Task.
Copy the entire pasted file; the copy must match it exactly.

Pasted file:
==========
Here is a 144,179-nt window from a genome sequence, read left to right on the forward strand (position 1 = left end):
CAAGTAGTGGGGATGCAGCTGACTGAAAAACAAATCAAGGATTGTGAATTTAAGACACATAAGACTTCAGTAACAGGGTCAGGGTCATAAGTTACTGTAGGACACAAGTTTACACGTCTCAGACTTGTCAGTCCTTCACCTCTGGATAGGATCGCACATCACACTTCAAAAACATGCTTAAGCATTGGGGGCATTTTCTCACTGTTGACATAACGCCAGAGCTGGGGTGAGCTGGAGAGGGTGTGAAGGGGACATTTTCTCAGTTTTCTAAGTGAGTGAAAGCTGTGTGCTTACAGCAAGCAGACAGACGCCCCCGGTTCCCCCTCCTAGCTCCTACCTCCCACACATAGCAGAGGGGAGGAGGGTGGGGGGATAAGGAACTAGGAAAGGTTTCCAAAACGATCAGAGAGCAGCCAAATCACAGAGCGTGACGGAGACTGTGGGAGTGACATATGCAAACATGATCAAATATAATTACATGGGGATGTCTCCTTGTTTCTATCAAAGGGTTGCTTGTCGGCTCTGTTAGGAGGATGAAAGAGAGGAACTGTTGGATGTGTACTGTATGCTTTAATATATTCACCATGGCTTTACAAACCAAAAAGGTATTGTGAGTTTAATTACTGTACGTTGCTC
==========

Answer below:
Here is a 144,179-nt window from a genome sequence, read left to right on the forward strand (position 1 = left end):
CAAGTAGTGGGGATGCAGCTGACTGAAAAACAAATCAAGGATTGTGAATTTAAGACACATAAGACTTCAGTAACAGGGTCAGGGTCATAAGTTACTGTAGGACACAAGTTTACACGTCTCAGACTTGTCAGTCCTTCACCTCTGGATAGGATCGCACATCACACTTCAAAAACATGCTTAAGCATTGGGGGCATTTTCTCACTGTTGACATAACGCCAGAGCTGGGGTGAGCTGGAGAGGGTGTGAAGGGGACATTTTCTCAGTTTTCTAAGTGAGTGAAAGCTGTGTGCTTACAGCAAGCAGACAGACGCCCCCGGTTCCCCCTCCTAGCTCCTACCTCCCACACATAGCAGAGGGGAGGAGGGTGGGGGGATAAGGAACTAGGAAAGGTTTCCAAAACGATCAGAGAGCAGCCAAATCACAGAGCGTGACGGAGACTGTGGGAGTGACATATGCAAACATGATCAAATATAATTACATGGGGATGTCTCCTTGTTTCTATCAAAGGGTTGCTTGTCGGCTCTGTTAGGAGGATGAAAGAGAGGAACTGTTGGATGTGTACTGTATGCTTTAATATATTCACCATGGCTTTACAAACCAAAAAGGTATTGTGAGTTTAATTACTGTACGTTGCTC